• Jumper Cables
  • Tow Straps
  • Spare Tire
  • Other Spares (Fuses, Engine Oil, Serpentine Belts)
  • Shovel
  • Tire Repair Kit
  • Jack
  • Leveling Blocks 
  • Tire Deflator
  • Air Compressor
  • Traction Board / Tracks
  • Winch
  • Fuel Cans
  • Fire Extinguisher
  • Dash Inclinometer

Selecting Your Destination & Route

Snow Tent & Maxine

Your first overlanding adventure might not involve rock crawling in Utah or navigating the Great Sand Dunes in southern Colorado. It’s a good idea to get your feet wet with a short trip initially, perhaps a weekend trip to a nearby national forest or a scenic spot on the coast.

Overlanding on public lands like national forests offers a unique experience. They often provide “dispersed camping” opportunities, which means you can camp anywhere within certain guidelines, giving you the freedom to find that perfect spot.

Understanding the terrain is also essential. Will you be on paved roads, dirt roads, or truly off-road? Knowing this will help you prepare your vehicle and ensure you have the right gear. For example, all-terrain tires can handle both paved roads and dirt tracks, while more aggressive tires might be needed for rockier terrains.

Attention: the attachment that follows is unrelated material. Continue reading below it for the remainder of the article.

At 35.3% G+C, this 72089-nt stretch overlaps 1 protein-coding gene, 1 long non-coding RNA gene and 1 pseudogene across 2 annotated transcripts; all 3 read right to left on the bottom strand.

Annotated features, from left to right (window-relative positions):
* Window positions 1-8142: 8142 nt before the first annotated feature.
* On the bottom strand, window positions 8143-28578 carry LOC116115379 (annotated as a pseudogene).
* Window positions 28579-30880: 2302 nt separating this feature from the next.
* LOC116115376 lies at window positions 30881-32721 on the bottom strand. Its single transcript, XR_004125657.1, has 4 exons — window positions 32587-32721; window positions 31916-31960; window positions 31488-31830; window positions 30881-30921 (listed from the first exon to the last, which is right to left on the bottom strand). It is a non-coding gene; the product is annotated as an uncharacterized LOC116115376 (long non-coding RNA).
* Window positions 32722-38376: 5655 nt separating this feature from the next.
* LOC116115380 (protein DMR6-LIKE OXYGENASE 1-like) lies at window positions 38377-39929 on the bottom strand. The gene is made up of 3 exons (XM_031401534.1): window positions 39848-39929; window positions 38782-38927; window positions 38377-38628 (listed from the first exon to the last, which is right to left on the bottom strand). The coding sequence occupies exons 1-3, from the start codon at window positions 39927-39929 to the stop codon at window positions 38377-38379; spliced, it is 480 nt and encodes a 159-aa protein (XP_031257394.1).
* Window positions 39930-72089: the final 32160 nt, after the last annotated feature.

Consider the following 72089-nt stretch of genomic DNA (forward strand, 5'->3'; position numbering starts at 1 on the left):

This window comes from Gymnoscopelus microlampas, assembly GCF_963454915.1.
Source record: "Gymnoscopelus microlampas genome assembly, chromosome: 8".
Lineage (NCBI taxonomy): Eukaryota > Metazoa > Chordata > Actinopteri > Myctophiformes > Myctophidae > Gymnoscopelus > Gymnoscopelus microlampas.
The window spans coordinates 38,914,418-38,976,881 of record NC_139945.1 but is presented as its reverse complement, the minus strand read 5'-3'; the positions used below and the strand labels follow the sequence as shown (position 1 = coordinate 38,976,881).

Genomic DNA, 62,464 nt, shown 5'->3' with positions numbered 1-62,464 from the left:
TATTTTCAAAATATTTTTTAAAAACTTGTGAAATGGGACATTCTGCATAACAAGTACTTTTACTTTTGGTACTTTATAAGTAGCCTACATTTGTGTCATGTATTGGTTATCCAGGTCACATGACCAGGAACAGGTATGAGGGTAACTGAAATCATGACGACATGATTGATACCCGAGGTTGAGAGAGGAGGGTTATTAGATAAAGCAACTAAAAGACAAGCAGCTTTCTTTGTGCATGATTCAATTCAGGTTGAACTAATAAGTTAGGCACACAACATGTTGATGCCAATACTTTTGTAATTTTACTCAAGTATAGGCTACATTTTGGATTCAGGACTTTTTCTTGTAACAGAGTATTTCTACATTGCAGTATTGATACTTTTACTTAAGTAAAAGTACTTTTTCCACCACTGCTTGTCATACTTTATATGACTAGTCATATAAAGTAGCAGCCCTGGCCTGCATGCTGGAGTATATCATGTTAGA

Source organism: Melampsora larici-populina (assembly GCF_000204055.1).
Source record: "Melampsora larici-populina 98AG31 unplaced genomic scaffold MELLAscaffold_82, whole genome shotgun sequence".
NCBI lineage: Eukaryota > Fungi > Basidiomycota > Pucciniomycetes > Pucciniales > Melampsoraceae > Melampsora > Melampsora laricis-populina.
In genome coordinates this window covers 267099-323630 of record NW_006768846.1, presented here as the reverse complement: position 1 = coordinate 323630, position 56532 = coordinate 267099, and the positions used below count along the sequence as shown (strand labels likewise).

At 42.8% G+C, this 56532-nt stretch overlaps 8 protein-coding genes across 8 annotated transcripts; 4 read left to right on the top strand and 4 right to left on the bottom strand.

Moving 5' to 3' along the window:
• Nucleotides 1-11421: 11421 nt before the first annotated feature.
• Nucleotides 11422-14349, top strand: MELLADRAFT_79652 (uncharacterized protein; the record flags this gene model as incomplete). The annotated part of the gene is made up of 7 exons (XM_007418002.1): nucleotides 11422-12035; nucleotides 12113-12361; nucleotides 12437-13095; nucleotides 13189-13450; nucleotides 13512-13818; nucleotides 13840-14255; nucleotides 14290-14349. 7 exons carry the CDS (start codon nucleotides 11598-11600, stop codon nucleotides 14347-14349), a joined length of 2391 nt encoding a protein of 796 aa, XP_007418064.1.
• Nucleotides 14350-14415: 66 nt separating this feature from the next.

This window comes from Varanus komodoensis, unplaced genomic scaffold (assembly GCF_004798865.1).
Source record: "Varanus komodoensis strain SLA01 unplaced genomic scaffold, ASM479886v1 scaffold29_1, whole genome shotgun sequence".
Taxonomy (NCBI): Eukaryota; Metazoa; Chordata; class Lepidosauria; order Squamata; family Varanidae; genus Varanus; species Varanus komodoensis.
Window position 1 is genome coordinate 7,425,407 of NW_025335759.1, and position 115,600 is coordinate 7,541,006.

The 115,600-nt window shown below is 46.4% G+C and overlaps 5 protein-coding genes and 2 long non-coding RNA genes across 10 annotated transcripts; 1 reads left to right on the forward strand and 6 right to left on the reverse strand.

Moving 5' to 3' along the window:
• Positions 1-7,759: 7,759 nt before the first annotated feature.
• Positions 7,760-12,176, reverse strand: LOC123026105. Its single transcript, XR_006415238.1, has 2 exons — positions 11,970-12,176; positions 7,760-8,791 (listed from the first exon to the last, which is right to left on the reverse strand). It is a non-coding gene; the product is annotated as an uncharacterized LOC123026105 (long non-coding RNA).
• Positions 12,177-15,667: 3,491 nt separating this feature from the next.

Safety First on the Overland Trail

“Know before you go” is a principle every overlander should embrace. Before heading out, do thorough research on your chosen destination and route. Check weather conditions, especially if you’re headed to areas prone to sudden weather shifts.

A vehicle breakdown when overlanding in remote areas can be a challenging ordeal. Ensure your vehicle is in top condition and bring tons of spare parts. Also have local resources on hand, be it a nearby mechanic or a tow service.

When starting overlanding, remember the journey is as significant, if not more, than the destination. Embrace the adventure, over prepare, and you’ll find overlanding to be one of the most rewarding experiences.

Conclusion

Starting overlanding might seem daunting at first, but with the right gear and preparation, anyone can do it. Remember, the spirit of overlanding lies in self-reliant adventure. It’s about immersing yourself in the journey, enjoying nature, and testing your limits.

FAQs: Dive into Overlanding Basics